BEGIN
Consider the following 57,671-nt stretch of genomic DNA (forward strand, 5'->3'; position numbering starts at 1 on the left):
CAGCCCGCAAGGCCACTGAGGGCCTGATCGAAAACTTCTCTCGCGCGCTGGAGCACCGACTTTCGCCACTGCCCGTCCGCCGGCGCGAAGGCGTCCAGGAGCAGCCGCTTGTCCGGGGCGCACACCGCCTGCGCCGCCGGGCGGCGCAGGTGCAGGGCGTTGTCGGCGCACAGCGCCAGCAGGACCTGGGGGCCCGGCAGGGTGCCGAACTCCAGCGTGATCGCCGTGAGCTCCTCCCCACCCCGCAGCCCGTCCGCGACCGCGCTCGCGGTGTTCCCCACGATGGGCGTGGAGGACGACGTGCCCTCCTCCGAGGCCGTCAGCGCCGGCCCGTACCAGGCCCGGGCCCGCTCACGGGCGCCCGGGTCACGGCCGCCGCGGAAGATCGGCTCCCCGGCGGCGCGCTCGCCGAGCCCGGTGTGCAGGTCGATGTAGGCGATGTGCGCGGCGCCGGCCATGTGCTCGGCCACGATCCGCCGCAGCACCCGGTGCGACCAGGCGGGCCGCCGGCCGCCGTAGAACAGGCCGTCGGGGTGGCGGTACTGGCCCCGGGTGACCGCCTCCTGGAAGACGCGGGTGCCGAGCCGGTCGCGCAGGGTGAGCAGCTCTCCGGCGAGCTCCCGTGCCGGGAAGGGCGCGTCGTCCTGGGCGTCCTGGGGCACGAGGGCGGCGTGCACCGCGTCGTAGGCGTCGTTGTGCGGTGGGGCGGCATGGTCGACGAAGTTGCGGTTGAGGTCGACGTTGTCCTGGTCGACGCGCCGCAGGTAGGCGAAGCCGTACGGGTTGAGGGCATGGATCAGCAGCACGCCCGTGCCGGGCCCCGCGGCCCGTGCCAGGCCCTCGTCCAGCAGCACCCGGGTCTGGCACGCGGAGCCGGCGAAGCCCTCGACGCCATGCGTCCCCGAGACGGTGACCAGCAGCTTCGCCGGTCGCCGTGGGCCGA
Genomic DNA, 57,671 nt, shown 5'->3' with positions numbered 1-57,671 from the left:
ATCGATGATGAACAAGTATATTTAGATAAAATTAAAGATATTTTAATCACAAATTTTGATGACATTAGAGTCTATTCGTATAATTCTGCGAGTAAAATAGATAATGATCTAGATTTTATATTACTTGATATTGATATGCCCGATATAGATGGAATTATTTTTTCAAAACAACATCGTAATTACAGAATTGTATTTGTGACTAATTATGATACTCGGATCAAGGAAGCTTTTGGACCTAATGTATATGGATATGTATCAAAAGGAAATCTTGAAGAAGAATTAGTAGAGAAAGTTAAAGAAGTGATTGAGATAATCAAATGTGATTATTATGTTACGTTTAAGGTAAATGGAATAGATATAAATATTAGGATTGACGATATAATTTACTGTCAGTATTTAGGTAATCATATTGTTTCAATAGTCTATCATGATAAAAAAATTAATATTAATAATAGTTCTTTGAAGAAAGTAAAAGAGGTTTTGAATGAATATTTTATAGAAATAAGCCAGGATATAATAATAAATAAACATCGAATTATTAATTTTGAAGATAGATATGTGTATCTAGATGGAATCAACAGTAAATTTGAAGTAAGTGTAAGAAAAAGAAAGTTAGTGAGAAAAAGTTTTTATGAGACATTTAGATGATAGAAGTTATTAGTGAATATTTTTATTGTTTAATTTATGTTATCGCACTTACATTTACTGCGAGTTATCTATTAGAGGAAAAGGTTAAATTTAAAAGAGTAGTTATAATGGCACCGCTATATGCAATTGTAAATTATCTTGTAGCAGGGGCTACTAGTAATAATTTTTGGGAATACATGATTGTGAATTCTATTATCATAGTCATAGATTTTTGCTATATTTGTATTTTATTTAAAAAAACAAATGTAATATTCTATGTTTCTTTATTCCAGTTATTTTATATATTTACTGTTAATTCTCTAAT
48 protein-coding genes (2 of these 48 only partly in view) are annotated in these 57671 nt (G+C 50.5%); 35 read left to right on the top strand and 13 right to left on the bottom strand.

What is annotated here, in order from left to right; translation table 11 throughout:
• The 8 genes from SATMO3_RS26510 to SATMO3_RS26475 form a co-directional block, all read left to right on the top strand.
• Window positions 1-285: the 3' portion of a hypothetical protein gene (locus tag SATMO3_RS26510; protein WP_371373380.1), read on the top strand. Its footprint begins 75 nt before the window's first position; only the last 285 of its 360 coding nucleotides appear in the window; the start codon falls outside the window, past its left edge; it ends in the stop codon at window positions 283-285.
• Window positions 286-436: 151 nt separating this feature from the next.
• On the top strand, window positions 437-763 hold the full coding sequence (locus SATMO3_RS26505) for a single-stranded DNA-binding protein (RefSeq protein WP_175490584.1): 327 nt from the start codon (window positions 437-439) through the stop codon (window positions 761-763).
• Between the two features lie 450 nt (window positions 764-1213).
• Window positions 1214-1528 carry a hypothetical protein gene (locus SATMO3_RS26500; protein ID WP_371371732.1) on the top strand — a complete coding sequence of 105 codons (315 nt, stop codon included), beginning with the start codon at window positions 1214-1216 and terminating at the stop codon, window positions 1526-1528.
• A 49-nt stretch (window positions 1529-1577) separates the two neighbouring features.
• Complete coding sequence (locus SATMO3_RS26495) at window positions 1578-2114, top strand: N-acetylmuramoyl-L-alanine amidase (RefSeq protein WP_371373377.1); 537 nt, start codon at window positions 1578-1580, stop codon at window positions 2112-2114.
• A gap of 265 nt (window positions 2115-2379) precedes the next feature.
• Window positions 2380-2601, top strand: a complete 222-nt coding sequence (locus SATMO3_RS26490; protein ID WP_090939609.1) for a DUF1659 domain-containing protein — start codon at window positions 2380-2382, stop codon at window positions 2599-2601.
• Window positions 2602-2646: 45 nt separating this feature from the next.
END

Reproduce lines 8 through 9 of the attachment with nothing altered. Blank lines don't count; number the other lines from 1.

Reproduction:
• Window positions 1-285: the 3' portion of a hypothetical protein gene (locus tag SATMO3_RS26510; protein WP_371373380.1), read on the top strand. Its footprint begins 75 nt before the window's first position; only the last 285 of its 360 coding nucleotides appear in the window; the start codon falls outside the window, past its left edge; it ends in the stop codon at window positions 283-285.
• Window positions 286-436: 151 nt separating this feature from the next.